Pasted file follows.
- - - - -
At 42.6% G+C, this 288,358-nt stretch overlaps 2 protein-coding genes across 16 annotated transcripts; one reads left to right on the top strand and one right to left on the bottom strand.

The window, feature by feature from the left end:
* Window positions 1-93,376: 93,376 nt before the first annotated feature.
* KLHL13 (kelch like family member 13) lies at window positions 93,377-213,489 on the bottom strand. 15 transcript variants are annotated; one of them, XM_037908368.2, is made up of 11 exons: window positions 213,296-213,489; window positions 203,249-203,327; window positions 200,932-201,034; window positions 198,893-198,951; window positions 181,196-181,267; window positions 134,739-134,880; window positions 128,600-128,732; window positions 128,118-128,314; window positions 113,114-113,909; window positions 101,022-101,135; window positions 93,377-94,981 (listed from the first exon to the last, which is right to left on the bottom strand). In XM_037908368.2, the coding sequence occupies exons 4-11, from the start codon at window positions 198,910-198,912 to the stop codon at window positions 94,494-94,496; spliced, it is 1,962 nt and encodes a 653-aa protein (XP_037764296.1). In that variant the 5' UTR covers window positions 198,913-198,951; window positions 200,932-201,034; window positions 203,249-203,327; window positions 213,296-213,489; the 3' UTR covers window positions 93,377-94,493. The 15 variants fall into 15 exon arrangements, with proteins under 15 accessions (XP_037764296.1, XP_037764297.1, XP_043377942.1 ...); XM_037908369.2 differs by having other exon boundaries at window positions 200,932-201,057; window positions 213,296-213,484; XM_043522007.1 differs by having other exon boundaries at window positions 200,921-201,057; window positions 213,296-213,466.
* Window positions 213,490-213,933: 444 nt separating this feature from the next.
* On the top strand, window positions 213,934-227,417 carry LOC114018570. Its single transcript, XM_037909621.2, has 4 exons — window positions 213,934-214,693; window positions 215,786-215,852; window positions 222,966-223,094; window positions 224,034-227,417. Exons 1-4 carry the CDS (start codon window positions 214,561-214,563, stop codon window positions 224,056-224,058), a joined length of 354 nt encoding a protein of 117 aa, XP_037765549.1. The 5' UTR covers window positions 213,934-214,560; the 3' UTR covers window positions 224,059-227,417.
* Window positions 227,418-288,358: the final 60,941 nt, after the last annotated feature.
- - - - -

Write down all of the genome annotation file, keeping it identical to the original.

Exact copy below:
At 42.6% G+C, this 288,358-nt stretch overlaps 2 protein-coding genes across 16 annotated transcripts; one reads left to right on the top strand and one right to left on the bottom strand.

The window, feature by feature from the left end:
* Window positions 1-93,376: 93,376 nt before the first annotated feature.
* KLHL13 (kelch like family member 13) lies at window positions 93,377-213,489 on the bottom strand. 15 transcript variants are annotated; one of them, XM_037908368.2, is made up of 11 exons: window positions 213,296-213,489; window positions 203,249-203,327; window positions 200,932-201,034; window positions 198,893-198,951; window positions 181,196-181,267; window positions 134,739-134,880; window positions 128,600-128,732; window positions 128,118-128,314; window positions 113,114-113,909; window positions 101,022-101,135; window positions 93,377-94,981 (listed from the first exon to the last, which is right to left on the bottom strand). In XM_037908368.2, the coding sequence occupies exons 4-11, from the start codon at window positions 198,910-198,912 to the stop codon at window positions 94,494-94,496; spliced, it is 1,962 nt and encodes a 653-aa protein (XP_037764296.1). In that variant the 5' UTR covers window positions 198,913-198,951; window positions 200,932-201,034; window positions 203,249-203,327; window positions 213,296-213,489; the 3' UTR covers window positions 93,377-94,493. The 15 variants fall into 15 exon arrangements, with proteins under 15 accessions (XP_037764296.1, XP_037764297.1, XP_043377942.1 ...); XM_037908369.2 differs by having other exon boundaries at window positions 200,932-201,057; window positions 213,296-213,484; XM_043522007.1 differs by having other exon boundaries at window positions 200,921-201,057; window positions 213,296-213,466.
* Window positions 213,490-213,933: 444 nt separating this feature from the next.
* On the top strand, window positions 213,934-227,417 carry LOC114018570. Its single transcript, XM_037909621.2, has 4 exons — window positions 213,934-214,693; window positions 215,786-215,852; window positions 222,966-223,094; window positions 224,034-227,417. Exons 1-4 carry the CDS (start codon window positions 214,561-214,563, stop codon window positions 224,056-224,058), a joined length of 354 nt encoding a protein of 117 aa, XP_037765549.1. The 5' UTR covers window positions 213,934-214,560; the 3' UTR covers window positions 224,059-227,417.
* Window positions 227,418-288,358: the final 60,941 nt, after the last annotated feature.